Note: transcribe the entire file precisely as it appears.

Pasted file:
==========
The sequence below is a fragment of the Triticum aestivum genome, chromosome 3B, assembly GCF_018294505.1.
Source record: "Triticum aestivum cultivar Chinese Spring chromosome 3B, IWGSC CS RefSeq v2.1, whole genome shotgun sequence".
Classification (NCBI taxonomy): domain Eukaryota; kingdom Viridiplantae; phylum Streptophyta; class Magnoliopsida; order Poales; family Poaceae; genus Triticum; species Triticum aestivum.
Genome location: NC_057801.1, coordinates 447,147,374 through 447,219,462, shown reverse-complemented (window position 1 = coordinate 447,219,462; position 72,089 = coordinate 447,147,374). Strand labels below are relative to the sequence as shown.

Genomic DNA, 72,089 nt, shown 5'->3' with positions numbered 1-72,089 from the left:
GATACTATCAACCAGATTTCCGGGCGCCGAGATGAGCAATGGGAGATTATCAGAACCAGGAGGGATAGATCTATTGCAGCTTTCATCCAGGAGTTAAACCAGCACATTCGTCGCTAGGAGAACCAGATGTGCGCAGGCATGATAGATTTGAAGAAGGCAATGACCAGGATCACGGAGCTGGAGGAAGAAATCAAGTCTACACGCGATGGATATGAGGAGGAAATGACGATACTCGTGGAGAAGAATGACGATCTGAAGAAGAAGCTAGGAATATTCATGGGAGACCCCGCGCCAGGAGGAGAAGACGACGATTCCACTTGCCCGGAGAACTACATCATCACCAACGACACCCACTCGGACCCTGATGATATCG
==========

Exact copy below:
The sequence below is a fragment of the Triticum aestivum genome, chromosome 3B, assembly GCF_018294505.1.
Source record: "Triticum aestivum cultivar Chinese Spring chromosome 3B, IWGSC CS RefSeq v2.1, whole genome shotgun sequence".
Classification (NCBI taxonomy): domain Eukaryota; kingdom Viridiplantae; phylum Streptophyta; class Magnoliopsida; order Poales; family Poaceae; genus Triticum; species Triticum aestivum.
Genome location: NC_057801.1, coordinates 447,147,374 through 447,219,462, shown reverse-complemented (window position 1 = coordinate 447,219,462; position 72,089 = coordinate 447,147,374). Strand labels below are relative to the sequence as shown.

Genomic DNA, 72,089 nt, shown 5'->3' with positions numbered 1-72,089 from the left:
GATACTATCAACCAGATTTCCGGGCGCCGAGATGAGCAATGGGAGATTATCAGAACCAGGAGGGATAGATCTATTGCAGCTTTCATCCAGGAGTTAAACCAGCACATTCGTCGCTAGGAGAACCAGATGTGCGCAGGCATGATAGATTTGAAGAAGGCAATGACCAGGATCACGGAGCTGGAGGAAGAAATCAAGTCTACACGCGATGGATATGAGGAGGAAATGACGATACTCGTGGAGAAGAATGACGATCTGAAGAAGAAGCTAGGAATATTCATGGGAGACCCCGCGCCAGGAGGAGAAGACGACGATTCCACTTGCCCGGAGAACTACATCATCACCAACGACACCCACTCGGACCCTGATGATATCG